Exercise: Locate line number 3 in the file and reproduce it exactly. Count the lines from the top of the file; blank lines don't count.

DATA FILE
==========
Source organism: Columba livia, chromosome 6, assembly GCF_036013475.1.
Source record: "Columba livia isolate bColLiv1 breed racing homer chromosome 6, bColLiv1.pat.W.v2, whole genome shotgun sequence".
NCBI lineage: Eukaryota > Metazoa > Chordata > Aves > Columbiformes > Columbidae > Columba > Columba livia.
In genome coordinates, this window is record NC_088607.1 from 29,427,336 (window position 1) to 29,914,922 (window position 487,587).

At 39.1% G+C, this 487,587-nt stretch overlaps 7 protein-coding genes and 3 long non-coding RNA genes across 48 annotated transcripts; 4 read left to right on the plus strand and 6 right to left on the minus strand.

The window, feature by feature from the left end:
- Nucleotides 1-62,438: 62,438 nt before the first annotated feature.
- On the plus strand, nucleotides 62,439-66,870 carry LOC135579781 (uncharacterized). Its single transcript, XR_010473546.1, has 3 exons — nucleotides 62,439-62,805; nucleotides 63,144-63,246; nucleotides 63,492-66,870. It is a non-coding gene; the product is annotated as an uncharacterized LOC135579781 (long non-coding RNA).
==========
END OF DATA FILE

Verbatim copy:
NCBI lineage: Eukaryota > Metazoa > Chordata > Aves > Columbiformes > Columbidae > Columba > Columba livia.